When does success look like failure? The important lessons found in robotics

When does success look like failure? The important lessons found in robotics

If you were a fly on the wall in the Robotics After School Club, you would see a messy, noisy room of kids and the facilitators bouncing around like bearings in a pinball machine. Learning Innovation Special Donald James talks about learning through failing.

Children creating robot prototypes with LEGO and Dash, 2018. Photo by Rachael Hockridge. Te Papa

In an average session, kids shout for facilitators, build battle bots with LEGO, break things, moan ‘it’ doesn’t work, construct forts, or spend time hiding under a sandwich board. But at the end of every session, all the kids report how much fun they had learning about robots and that they can’t wait to come back next week.

Children brainstorming ideas of robots that could improve the museum, 2018. Te Papa

The Robotics After School Club in Te Papa’s Hīnātore | Learning Lab is a rare opportunity for kids to have fun and learn through failing. Over eight weeks, kids are encouraged to build robot prototypes that explore how robots could help to improve Te Papa. From concept to realisation, the ideas are all their own and every problem they discover is celebrated as an opportunity to learn something new.

Children creating robot prototypes with LEGO and Edison, 2018. Te Papa

The children form their own teams and brainstorm ideas of how robots could help Te Papa, whether it is security, visitor experience or building maintenance. We discuss minimum viable products, prototypes and how to pitch ideas. At the end of the eight weeks we celebrate the challenges, successes, and failures with whanau and friends by sharing and demonstrating their prototypes and ideas. Some teams went as far as making websites, presentations, interactive table displays, and business cards.

Children proud of their robot prototypes created using LEGO and Cue, 2018. Photo by Rachael Hockridge. Te Papa

This might sound like some kind of incubator… and it is. We want to give children an opportunity to practice learning and working in a way that reflects the innovative working environments organisations around the world are using right now. Being able to solve their own problems is a very important skill, particularly in a world that is changing as fast as it is today.

For instance, when a child says, “We can hear the motor turning but the wheels aren’t moving. We think the motor is broken”, they are demonstrating an understanding of cause and effect. It is a problem that can be investigated and assumptions can be challenged. Later that same session the child heroically called me back over to tell me, “We added more wheels because the robot was too heavy and now it works!”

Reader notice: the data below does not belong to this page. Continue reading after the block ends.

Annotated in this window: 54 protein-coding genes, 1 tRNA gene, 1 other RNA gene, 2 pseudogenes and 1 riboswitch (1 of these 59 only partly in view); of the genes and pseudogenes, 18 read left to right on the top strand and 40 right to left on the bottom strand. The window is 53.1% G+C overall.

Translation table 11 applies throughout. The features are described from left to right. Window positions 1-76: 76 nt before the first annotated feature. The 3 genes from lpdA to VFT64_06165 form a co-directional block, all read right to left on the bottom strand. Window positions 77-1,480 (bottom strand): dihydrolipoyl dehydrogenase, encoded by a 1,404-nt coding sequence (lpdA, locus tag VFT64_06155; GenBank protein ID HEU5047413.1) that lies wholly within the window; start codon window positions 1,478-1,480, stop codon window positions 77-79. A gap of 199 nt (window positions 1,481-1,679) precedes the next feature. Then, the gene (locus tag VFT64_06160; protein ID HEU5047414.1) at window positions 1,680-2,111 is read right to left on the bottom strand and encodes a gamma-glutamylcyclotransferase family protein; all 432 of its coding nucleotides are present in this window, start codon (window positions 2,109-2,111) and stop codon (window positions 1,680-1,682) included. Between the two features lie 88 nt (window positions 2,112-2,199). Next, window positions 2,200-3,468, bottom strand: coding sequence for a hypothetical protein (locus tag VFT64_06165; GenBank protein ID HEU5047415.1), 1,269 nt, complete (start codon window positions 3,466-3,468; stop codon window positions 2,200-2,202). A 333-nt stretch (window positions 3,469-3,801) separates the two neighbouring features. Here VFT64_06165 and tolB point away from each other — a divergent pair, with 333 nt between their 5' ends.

Developing a robot programme with the block coding app for Dash, 2018. Te Papa

The kids who come to programmes in Hīnātore | Learning Lab, such as the Robotics After School Club, are encouraged to learn from their own perspective and teach each other as they make their own discoveries. We provide a variety of digital and physical tools and processes that allow different children to learn the same concepts and explore the same content in their own way. For instance, the Dash, Cue, and Edison robots we used had simple and complex coding interfaces. Kids could use whichever option they preferred to get the output they wanted to demonstrate their robot prototype.

Experimenting with code to help a roaming Cue robot avoid obstacles, 2018. Te Papa

One child from the very beginning was determined to create a blimp. He explored LEGO prototypes for a couple of weeks before using a set of magnetic, snap-together electrical components called littleBits to create a battery-powered flight board. On the final day, he showed up with eight helium balloons to attach to his robot and create his very own security blimp. He explained to us all that alone it wasn’t very threatening but a swarm could corner a thief in the museum and alert museum security staff.

In Hīnātore | Learning Lab, we are committed to the 21st century core competencies of creativity, critical thinking, collaboration, and communication. We want to ignite the spark in children that lets them know that their ideas are exciting and even brilliant. We want kids to have the tools to be empowered by problems and fired up by failure. We want to help kids to enthusiastically work together on common goals and support each other. We want to help them share their ideas with others so their ideas can be appreciated and respected.

Getting a congratulatory hi-5 from a Baxter robot for completing the Robotics After School Club, 2018. Photo by Rachel Haydon. Te Papa

The Hīnātore | Learning Lab is a noisy, messy space where people come together to fail. This is what learning looks like at Te Papa.

If you are keen to come and try this for yourself, book your place on our term three Robotics After School Club now. To find out about our other programmes and events, sign up to our Learning at Te Papa newsletter or find us on Facebook.

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